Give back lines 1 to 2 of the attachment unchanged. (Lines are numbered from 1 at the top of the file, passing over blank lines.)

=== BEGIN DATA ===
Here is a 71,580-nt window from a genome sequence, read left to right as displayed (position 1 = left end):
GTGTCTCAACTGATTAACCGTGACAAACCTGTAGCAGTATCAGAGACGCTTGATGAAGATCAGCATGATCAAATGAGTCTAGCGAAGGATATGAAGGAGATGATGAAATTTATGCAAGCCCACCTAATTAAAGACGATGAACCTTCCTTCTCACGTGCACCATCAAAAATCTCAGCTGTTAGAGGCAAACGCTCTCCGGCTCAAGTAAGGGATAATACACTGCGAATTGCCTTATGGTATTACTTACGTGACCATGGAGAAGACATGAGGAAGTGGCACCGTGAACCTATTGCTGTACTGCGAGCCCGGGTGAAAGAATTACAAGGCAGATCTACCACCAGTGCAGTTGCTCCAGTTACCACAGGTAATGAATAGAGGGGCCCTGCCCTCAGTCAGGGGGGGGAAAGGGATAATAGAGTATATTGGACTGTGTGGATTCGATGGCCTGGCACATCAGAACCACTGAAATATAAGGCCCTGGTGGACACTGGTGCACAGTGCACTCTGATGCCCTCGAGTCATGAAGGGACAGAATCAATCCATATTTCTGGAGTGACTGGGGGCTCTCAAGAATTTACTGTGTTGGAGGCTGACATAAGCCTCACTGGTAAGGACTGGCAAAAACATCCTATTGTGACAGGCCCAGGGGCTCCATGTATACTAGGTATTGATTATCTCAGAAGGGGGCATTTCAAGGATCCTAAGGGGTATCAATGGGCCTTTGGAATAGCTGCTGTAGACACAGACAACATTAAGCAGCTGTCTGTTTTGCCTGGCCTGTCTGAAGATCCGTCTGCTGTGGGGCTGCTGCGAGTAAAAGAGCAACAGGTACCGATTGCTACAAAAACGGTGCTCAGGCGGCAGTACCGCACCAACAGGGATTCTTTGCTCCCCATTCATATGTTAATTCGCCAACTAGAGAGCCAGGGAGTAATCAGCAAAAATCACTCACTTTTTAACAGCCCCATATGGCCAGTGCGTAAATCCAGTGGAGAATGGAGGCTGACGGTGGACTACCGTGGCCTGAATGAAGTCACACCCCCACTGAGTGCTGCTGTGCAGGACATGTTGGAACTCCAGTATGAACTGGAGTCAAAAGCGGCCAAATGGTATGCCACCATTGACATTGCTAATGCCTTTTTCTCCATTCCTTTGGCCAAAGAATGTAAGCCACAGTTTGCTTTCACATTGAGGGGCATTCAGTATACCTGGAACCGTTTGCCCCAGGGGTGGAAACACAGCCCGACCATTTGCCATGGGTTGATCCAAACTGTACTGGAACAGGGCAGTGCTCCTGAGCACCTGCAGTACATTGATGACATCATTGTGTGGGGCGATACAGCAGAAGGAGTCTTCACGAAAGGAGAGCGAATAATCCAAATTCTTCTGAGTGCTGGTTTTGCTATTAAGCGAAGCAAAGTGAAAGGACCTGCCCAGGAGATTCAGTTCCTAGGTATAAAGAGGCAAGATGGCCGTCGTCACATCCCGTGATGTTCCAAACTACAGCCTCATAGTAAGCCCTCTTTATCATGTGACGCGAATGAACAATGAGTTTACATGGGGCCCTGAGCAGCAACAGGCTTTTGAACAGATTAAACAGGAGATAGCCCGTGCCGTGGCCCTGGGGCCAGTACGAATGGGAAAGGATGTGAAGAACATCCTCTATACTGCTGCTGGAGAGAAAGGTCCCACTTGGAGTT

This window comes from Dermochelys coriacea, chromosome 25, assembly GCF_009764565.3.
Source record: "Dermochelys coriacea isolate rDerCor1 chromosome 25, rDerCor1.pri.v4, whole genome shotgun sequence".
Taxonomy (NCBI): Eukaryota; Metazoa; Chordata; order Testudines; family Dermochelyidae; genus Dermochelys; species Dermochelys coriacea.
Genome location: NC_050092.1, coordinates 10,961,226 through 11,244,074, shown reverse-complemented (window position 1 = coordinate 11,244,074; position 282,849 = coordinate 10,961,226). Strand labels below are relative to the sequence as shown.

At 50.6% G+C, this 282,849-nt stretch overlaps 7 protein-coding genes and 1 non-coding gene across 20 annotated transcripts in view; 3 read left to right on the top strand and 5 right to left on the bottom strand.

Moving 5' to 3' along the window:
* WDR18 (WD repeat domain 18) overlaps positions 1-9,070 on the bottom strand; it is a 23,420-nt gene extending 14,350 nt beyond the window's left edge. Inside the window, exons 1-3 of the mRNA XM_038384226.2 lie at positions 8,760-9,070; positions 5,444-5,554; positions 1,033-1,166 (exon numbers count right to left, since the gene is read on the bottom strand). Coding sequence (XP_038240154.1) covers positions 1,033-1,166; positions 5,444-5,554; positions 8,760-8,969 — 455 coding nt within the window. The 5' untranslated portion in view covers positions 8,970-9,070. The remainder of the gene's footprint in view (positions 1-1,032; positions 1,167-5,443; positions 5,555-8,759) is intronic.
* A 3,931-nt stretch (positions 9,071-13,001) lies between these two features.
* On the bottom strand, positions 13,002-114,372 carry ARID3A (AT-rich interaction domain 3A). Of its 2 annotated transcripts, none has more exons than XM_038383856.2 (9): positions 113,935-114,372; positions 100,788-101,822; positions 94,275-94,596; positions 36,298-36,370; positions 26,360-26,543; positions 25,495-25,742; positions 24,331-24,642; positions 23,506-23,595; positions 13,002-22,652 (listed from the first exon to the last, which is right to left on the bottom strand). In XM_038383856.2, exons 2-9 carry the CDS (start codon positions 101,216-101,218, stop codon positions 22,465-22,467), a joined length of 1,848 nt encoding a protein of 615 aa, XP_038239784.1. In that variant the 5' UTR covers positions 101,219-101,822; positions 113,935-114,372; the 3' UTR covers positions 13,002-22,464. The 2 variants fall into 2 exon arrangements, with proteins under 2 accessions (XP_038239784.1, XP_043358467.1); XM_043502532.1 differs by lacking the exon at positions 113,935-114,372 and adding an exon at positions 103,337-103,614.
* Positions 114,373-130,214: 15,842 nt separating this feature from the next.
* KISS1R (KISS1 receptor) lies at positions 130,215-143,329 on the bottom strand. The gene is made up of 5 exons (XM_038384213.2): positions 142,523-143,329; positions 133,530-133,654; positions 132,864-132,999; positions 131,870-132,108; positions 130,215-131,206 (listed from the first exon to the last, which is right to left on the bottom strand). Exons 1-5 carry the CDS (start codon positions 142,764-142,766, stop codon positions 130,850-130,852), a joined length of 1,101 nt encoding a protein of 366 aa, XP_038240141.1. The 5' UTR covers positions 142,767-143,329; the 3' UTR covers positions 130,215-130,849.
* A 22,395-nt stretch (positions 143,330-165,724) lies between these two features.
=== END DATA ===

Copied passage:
Here is a 71,580-nt window from a genome sequence, read left to right as displayed (position 1 = left end):
GTGTCTCAACTGATTAACCGTGACAAACCTGTAGCAGTATCAGAGACGCTTGATGAAGATCAGCATGATCAAATGAGTCTAGCGAAGGATATGAAGGAGATGATGAAATTTATGCAAGCCCACCTAATTAAAGACGATGAACCTTCCTTCTCACGTGCACCATCAAAAATCTCAGCTGTTAGAGGCAAACGCTCTCCGGCTCAAGTAAGGGATAATACACTGCGAATTGCCTTATGGTATTACTTACGTGACCATGGAGAAGACATGAGGAAGTGGCACCGTGAACCTATTGCTGTACTGCGAGCCCGGGTGAAAGAATTACAAGGCAGATCTACCACCAGTGCAGTTGCTCCAGTTACCACAGGTAATGAATAGAGGGGCCCTGCCCTCAGTCAGGGGGGGGAAAGGGATAATAGAGTATATTGGACTGTGTGGATTCGATGGCCTGGCACATCAGAACCACTGAAATATAAGGCCCTGGTGGACACTGGTGCACAGTGCACTCTGATGCCCTCGAGTCATGAAGGGACAGAATCAATCCATATTTCTGGAGTGACTGGGGGCTCTCAAGAATTTACTGTGTTGGAGGCTGACATAAGCCTCACTGGTAAGGACTGGCAAAAACATCCTATTGTGACAGGCCCAGGGGCTCCATGTATACTAGGTATTGATTATCTCAGAAGGGGGCATTTCAAGGATCCTAAGGGGTATCAATGGGCCTTTGGAATAGCTGCTGTAGACACAGACAACATTAAGCAGCTGTCTGTTTTGCCTGGCCTGTCTGAAGATCCGTCTGCTGTGGGGCTGCTGCGAGTAAAAGAGCAACAGGTACCGATTGCTACAAAAACGGTGCTCAGGCGGCAGTACCGCACCAACAGGGATTCTTTGCTCCCCATTCATATGTTAATTCGCCAACTAGAGAGCCAGGGAGTAATCAGCAAAAATCACTCACTTTTTAACAGCCCCATATGGCCAGTGCGTAAATCCAGTGGAGAATGGAGGCTGACGGTGGACTACCGTGGCCTGAATGAAGTCACACCCCCACTGAGTGCTGCTGTGCAGGACATGTTGGAACTCCAGTATGAACTGGAGTCAAAAGCGGCCAAATGGTATGCCACCATTGACATTGCTAATGCCTTTTTCTCCATTCCTTTGGCCAAAGAATGTAAGCCACAGTTTGCTTTCACATTGAGGGGCATTCAGTATACCTGGAACCGTTTGCCCCAGGGGTGGAAACACAGCCCGACCATTTGCCATGGGTTGATCCAAACTGTACTGGAACAGGGCAGTGCTCCTGAGCACCTGCAGTACATTGATGACATCATTGTGTGGGGCGATACAGCAGAAGGAGTCTTCACGAAAGGAGAGCGAATAATCCAAATTCTTCTGAGTGCTGGTTTTGCTATTAAGCGAAGCAAAGTGAAAGGACCTGCCCAGGAGATTCAGTTCCTAGGTATAAAGAGGCAAGATGGCCGTCGTCACATCCCGTGATGTTCCAAACTACAGCCTCATAGTAAGCCCTCTTTATCATGTGACGCGAATGAACAATGAGTTTACATGGGGCCCTGAGCAGCAACAGGCTTTTGAACAGATTAAACAGGAGATAGCCCGTGCCGTGGCCCTGGGGCCAGTACGAATGGGAAAGGATGTGAAGAACATCCTCTATACTGCTGCTGGAGAGAAAGGTCCCACTTGGAGTT